Dressing professionally for the summer may have just become more difficult for those at work in the halls of Congress, but one U.S. representative is not about to sit idly by as dress code enforcements take a bit of a sexist turn.

According to Glamour, a recent CBS News report details a dress code specific to the House chambers and the Speaker’s Lobby, which includes wearing “appropriate business attire,” as Speaker of the House Paul Ryan (R-Wisconsin) put it. For women, Glamour says this means wearing “a sleeved dress or blouse and wear closed-toed shoes,” while men should dress in a suit jacket and tie.

While the dress code has been enforced among men and women, one reporter’s experience brought the dress code to the floor of the House for GOP Congresswoman Martha McSally. When Haley Byrd, a congressional reporter for Independent Journal Review, was walking through the Speaker’s Lobby, Glamour says the young journalist was tossed out of the area for wearing a sleeveless dress, an incident that occurred after being offered a sweater to cover up.

Even though Byrd’s incident took place in May, McSally took a moment this week to address the issue and point out the latent sexism of the dress code policy.

“Before I yield back, I want to point out, I’m standing here in my professional attire, which happens to be a sleeveless dress and open-toed shoes,’ she said, according to Glamour. ‘With that, Mr. Speaker, I yield back.”

Winfrey to join ’60 Minutes’

Oprah Winfrey just scored a brand-new job.

According to The Cut, Winfrey will return to her television journalism roots to be a special correspondent to CBS’s 60 Minutes. Winfrey will begin her post in fall 2017, says The Cut, joining the news magazine show for its 50th season.

As for the kinds of stories she’ll cover for 60 Minutes, The Cut says Winfrey will report on issues that will “help facilitate real conversations between people from different backgrounds.”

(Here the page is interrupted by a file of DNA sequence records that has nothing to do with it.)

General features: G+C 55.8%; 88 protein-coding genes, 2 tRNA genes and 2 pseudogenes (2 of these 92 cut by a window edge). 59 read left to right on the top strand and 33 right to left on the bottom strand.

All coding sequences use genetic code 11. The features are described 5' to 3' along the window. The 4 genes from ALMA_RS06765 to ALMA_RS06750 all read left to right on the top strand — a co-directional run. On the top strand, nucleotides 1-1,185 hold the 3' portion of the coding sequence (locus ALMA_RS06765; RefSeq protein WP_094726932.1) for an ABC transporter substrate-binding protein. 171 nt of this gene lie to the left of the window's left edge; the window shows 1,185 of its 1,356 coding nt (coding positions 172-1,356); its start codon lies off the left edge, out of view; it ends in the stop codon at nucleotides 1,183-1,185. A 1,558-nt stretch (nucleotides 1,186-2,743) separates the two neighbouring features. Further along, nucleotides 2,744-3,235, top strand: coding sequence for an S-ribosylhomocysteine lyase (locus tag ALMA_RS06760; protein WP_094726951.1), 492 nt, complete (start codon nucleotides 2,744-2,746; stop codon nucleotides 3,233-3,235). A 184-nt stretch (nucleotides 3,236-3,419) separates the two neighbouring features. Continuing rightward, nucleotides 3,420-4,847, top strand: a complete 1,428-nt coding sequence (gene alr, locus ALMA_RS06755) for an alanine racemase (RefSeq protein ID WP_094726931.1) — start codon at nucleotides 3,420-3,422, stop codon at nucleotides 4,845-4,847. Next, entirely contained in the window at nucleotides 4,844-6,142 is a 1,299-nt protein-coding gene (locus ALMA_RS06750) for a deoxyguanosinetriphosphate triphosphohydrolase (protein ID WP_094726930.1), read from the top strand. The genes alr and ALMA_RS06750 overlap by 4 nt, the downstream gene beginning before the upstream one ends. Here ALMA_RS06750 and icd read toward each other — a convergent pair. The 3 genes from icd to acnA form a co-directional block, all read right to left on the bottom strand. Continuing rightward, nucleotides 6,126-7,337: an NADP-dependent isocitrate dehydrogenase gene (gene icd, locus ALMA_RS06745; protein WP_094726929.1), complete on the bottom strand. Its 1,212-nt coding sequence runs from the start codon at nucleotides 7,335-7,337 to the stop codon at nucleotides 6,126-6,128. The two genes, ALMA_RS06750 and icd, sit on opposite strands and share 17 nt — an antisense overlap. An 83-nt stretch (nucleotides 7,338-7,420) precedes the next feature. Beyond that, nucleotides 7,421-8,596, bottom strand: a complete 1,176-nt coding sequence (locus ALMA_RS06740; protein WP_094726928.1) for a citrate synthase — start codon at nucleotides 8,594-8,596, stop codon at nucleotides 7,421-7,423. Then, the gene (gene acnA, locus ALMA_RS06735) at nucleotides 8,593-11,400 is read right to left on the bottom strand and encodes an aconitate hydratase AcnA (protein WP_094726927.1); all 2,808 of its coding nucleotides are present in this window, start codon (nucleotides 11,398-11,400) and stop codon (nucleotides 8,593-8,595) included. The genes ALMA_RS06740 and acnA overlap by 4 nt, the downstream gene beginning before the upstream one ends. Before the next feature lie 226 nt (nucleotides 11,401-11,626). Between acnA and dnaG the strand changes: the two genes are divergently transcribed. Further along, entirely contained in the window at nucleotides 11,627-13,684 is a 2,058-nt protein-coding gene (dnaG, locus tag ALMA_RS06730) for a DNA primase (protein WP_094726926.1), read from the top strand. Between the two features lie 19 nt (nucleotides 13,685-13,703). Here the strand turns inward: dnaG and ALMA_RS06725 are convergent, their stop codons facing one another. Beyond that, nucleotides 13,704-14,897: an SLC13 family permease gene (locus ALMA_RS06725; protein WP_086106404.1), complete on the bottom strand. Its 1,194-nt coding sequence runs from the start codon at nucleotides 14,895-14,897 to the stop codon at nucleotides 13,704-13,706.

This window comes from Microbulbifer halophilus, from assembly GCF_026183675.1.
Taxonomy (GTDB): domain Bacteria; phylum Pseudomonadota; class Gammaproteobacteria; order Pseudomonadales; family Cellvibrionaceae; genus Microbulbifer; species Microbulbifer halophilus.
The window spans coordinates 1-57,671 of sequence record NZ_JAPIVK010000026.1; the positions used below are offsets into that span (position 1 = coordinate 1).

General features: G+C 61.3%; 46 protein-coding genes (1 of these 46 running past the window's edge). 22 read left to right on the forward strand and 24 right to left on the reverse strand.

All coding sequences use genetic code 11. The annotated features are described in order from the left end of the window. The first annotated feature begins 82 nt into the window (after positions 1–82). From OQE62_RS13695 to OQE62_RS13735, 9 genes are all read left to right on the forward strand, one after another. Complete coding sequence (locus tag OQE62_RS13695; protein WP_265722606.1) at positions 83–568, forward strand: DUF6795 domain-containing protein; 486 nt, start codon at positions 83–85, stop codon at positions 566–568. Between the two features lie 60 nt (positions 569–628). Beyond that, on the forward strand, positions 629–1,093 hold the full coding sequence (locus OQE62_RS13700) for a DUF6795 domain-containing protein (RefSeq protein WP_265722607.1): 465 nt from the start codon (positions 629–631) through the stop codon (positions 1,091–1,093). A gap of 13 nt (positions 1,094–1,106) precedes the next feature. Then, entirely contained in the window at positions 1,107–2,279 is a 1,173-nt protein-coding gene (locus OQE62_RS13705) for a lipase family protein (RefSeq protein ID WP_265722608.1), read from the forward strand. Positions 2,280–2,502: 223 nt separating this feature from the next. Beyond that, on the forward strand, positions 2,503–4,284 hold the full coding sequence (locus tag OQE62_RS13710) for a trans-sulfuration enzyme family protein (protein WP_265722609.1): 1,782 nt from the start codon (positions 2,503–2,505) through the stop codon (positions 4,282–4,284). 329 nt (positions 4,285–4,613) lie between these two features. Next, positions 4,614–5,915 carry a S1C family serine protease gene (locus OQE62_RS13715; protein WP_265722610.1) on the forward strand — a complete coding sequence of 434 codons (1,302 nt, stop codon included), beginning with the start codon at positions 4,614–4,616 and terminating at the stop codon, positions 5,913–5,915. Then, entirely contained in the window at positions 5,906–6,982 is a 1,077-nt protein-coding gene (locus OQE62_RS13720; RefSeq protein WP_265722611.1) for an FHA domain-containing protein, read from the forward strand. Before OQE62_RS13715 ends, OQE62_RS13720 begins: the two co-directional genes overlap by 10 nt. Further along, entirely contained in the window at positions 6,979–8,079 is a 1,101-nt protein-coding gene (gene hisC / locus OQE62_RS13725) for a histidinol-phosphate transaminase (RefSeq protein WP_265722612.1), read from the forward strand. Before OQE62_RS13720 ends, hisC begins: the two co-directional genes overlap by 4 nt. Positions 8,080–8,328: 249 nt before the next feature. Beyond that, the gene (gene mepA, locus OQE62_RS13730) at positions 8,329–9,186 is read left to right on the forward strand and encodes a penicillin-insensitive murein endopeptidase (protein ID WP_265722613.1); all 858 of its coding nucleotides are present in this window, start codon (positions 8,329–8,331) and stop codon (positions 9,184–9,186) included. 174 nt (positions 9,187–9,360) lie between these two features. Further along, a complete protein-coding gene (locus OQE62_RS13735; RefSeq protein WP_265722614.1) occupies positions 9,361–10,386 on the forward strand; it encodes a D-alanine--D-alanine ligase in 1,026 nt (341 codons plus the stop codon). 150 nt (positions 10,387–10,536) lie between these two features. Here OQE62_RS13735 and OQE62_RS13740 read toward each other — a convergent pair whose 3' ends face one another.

CBS This Morning anchor Gayle King spoke on her longtime friend’s new appointment, reports NPR, saying that Winfrey’s new gig will be a way for her to do what she loves: storytelling.

“She has said all the time that she doesn’t miss the day-to-day of the show, but what she does miss is storytelling and connecting with people, women in particular,” King said. “And being able to meet and talk to them and interact with them. That’s what she misses. So to me, this is a perfect marriage.”

 

 

TV can never be #toofemale

With women like Priyanka Chopra and Kerry Washington occupying lead roles on prominent network television shows, it is safe to say that women are only starting to earn their due place on TV. However, one network thought one pilot show was “too female.”

According to The Huffington Post, CBS announced plans to shoot a pilot called Drew, a spin on the Nancy Drew book series, in 2015. The show was set to star Person of Interest actress Sarah Shahi, who would play a detective working for the New York police department.

But on Saturday, it was reported that CBS passed on the show. While The Huffington Post says the show is being “shopped around,” Deadline reported that, “CBS found that although the pilot episode tested well, it ‘skewed too female.’”

Enter the feminist Twitterverse, who took to the social networking site to share their disappointment and criticism over the show’s snub along with the hashtag #toofemale.

One user wrote, “Today we learned that t.v. cannot be too racist, too homophobic, too misogynist, too white, too middle-class, or too male — just .”

 is code for ‘this wasn’t written under the male gaze, it doesn’t cater to my male taste. I’m uncomfortable,'” another tweeted.